Began moving my stuff into the truck when the boss called and asked if I was ready for my first run. Sure. It was easy. A reefer load to the Walmart and the Sam's Club in Rockford, IL. Only a 100 mile or so trip. I did my PTI and went to find the trailer. Noticed right away that it was a unit I didn't train on, so I stopped near the shop for a quick lesson. Off I went. The trip went really smooth. Took the rest of the day to move into the truck and stock up on food supplies. It was so cold by then, -10 or so, that I let the engine idle to stay warm, even though I had a bunk heater. I wanted to run the bunk heater when I would be awake for a while to check for exhaust leaks. I have this thing about wanting to wake up in the morning. Old trucks you know.

Reefer:

A refrigerated trailer.

OWI:

Operating While Intoxicated

Jared H.'s Comment
member avatar

Thanks for posting! I just got my CDL today and I have an offer with Schneider for a dedicated route out here in Washington State - drive Washington, Idaho, Montana, Oregon and Nevada during the week. Orientation on 16March

Glad to see this thread 🎉

Day 1 - Starting With a Bang

Got to the yard around 10 am. You have to go thru the DC's security checkpoint at the truck entrance to park if you are a driver. No big deal - pull up, get your temperature taken, find a spot. The Schneider office shares space with maintenance and the Walmart dispatch. I reported to my boss Kevin and met my DTL (Driver Team Leader). DTL is a nice lady who helped me a LOT my first day, even helping me get maintenance help. After some formalities ("you are who?") I was sent to find my first truck, "Good Ole Bessie." I knew what was coming, Bessie must have been the oldest heap on the yard.

Bessie wouldn't start. She had just gotten back from the Kenworth dealer. Uh oh. I walked to the shop and asked for a jump. Bessie ran well after the jump, but the air pressure gauges didn't work. Since Bessie was a Kenworth, the shop didn't have the diagnostic tools. The shop is Freightliner tooled. Off to the next truck, a 2015 Freightliner Cascadia. Wouldn't start. The jump didn't work either. Electrical issue. I should mention that the temp was a balmy 0 degrees that morning. On to the next truck, a 2016 Freightliner Cascadia. It had just been cleaned out due to the previous driver being fired for a "loss of control" accident. Started right up, and it wasn't even too dirty. Schneider will fire you for a loss of control accident and dropping a trailer due to not following procedures.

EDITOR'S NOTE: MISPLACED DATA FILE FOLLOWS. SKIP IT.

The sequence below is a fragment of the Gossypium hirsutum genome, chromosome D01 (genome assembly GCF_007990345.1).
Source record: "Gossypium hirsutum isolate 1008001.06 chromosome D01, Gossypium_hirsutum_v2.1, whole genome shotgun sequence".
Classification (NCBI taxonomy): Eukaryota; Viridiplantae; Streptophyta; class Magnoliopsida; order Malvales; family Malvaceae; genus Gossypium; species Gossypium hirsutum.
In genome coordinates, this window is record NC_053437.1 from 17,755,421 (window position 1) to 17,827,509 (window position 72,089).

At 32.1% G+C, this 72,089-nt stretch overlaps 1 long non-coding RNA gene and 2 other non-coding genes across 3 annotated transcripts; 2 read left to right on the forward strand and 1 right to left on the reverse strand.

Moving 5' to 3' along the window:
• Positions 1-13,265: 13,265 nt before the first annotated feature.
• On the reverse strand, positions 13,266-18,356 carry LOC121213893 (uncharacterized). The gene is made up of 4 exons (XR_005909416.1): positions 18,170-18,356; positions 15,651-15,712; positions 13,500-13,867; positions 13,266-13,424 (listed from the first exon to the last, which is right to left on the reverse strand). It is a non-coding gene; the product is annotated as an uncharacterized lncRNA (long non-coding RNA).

Began moving my stuff into the truck when the boss called and asked if I was ready for my first run. Sure. It was easy. A reefer load to the Walmart and the Sam's Club in Rockford, IL. Only a 100 mile or so trip. I did my PTI and went to find the trailer. Noticed right away that it was a unit I didn't train on, so I stopped near the shop for a quick lesson. Off I went. The trip went really smooth. Took the rest of the day to move into the truck and stock up on food supplies. It was so cold by then, -10 or so, that I let the engine idle to stay warm, even though I had a bunk heater. I wanted to run the bunk heater when I would be awake for a while to check for exhaust leaks. I have this thing about wanting to wake up in the morning. Old trucks you know.

CDL:

Commercial Driver's License (CDL)

A CDL is required to drive any of the following vehicles:

  • Any combination of vehicles with a gross combined weight rating (GCWR) of 26,001 or more pounds, providing the gross vehicle weight rating (GVWR) of the vehicle being towed is in excess of 10,000 pounds.
  • Any single vehicle with a GVWR of 26,001 or more pounds, or any such vehicle towing another not in excess of 10,000 pounds.
  • Any vehicle, regardless of size, designed to transport 16 or more persons, including the driver.
  • Any vehicle required by federal regulations to be placarded while transporting hazardous materials.

Dedicated Route:

A driver or carrier who transports cargo between regular, prescribed routes. Normally it means a driver will be dedicated to working for one particular customer like Walmart or Home Depot and they will only haul freight for that customer. You'll often hear drivers say something like, "I'm on the Walmart dedicated account."

Reefer:

A refrigerated trailer.

OWI:

Operating While Intoxicated

Dean R.'s Comment
member avatar

My first week started with a bang and ended with my whimpering. During the week I learned so much more than what the TE taught me. Patience is a virtue and an absolute necessity.

You need patience with a Walmart account. It's not like you push the buzzer and people magically appear to let you on the dock. I've waited a long as 45 minutes for someone to answer. Sometimes no one even answers the phone. You have to walk around to the front of the store and work your way to the receiving area and make your presence known. If you don't, it could be a long wait.